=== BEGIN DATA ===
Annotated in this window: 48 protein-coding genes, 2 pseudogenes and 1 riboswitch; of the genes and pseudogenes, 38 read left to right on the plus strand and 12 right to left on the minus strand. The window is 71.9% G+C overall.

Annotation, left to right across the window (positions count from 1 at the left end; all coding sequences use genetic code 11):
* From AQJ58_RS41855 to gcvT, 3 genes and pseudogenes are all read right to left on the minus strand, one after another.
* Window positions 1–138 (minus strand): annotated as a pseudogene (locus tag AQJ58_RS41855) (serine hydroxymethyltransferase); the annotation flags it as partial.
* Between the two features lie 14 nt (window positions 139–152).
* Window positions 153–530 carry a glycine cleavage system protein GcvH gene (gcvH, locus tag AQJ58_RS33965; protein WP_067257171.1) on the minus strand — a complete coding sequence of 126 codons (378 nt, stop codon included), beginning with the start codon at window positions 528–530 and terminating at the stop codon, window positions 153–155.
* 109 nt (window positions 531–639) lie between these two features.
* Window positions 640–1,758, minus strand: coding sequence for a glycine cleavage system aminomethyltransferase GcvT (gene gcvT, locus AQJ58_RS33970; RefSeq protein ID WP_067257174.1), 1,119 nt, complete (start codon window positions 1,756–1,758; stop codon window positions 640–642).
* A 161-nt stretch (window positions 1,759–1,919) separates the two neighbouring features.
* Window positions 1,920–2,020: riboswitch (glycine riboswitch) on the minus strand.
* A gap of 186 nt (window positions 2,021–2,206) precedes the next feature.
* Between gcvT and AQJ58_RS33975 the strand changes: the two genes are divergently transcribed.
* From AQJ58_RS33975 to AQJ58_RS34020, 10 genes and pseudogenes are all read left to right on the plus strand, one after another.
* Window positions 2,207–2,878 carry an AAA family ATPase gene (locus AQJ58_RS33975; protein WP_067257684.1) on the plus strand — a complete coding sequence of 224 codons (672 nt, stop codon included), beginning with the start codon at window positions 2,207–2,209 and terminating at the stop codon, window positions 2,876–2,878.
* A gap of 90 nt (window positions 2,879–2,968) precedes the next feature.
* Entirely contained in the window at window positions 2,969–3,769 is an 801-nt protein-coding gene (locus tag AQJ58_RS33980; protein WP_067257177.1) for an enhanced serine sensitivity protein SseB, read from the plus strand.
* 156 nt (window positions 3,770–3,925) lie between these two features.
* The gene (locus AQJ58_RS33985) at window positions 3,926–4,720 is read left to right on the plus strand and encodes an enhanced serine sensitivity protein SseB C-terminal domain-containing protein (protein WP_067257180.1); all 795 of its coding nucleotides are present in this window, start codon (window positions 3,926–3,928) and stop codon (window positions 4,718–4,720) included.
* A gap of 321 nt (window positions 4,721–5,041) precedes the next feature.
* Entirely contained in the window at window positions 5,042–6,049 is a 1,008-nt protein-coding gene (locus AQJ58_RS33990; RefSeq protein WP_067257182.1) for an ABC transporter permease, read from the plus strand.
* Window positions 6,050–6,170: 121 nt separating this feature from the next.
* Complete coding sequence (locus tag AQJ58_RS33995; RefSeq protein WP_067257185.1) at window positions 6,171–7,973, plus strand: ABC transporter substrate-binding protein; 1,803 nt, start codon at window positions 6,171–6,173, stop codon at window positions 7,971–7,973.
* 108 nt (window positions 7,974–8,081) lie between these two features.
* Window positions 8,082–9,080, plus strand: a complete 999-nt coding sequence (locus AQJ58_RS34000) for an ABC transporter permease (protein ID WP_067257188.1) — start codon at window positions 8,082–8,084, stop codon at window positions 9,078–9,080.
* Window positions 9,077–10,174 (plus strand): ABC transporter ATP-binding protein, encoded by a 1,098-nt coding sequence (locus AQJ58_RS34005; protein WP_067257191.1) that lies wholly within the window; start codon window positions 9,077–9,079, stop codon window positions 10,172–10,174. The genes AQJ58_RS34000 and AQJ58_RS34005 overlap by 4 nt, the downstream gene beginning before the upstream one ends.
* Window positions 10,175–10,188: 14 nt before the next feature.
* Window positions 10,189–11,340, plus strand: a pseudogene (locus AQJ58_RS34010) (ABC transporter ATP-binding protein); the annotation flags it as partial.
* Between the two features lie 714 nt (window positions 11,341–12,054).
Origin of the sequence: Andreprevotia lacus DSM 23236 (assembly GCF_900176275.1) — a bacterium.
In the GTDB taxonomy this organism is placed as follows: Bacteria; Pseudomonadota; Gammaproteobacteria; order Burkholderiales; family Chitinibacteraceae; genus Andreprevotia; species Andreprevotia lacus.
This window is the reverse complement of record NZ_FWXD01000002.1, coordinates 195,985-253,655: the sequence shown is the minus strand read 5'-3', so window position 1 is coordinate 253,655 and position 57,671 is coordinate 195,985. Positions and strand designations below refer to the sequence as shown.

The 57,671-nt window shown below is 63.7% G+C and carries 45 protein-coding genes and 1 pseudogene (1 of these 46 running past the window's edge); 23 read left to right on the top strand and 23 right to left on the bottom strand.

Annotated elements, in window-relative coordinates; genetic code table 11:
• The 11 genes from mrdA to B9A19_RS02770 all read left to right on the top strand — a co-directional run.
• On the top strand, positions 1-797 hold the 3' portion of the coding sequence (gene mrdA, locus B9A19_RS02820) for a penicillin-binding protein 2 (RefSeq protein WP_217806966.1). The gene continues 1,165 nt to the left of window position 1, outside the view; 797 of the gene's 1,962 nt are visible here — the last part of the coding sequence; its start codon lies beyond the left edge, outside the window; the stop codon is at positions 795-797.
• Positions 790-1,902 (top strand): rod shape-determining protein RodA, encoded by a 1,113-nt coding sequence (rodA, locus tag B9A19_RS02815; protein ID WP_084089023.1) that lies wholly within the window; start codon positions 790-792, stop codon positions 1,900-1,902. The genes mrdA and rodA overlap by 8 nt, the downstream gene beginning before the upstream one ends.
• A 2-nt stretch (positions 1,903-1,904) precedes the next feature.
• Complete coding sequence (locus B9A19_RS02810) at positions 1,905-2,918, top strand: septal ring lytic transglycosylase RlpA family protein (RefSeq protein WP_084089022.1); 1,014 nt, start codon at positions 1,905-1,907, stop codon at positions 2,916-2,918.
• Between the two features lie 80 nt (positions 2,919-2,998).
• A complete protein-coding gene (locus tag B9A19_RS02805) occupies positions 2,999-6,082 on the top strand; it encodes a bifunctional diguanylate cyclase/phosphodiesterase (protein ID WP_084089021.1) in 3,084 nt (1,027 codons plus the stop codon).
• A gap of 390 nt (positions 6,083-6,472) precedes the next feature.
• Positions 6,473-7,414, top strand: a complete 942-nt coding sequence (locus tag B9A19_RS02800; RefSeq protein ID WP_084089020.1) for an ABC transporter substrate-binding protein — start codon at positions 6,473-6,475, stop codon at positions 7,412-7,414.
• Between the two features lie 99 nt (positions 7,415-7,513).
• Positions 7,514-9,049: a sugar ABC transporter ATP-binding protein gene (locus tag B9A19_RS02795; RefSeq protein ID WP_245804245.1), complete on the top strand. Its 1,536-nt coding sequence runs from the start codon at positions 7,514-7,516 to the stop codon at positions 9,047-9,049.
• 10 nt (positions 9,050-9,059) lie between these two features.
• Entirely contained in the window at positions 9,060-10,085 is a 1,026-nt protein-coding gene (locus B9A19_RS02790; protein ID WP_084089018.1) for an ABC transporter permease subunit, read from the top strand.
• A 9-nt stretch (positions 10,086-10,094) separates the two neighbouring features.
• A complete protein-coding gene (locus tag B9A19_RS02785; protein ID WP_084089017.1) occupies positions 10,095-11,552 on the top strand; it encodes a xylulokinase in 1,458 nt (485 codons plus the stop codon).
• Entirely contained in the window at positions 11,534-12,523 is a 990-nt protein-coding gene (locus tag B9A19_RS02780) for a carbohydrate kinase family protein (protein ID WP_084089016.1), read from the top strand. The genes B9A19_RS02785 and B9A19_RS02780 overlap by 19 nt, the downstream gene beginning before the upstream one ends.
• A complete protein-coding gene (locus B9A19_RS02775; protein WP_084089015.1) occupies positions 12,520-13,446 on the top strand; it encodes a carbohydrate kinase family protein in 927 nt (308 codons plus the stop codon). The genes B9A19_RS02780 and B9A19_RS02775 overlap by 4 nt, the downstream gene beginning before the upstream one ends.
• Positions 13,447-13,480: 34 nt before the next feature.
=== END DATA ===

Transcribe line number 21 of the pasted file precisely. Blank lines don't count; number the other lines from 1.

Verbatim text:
* Window positions 6,050–6,170: 121 nt separating this feature from the next.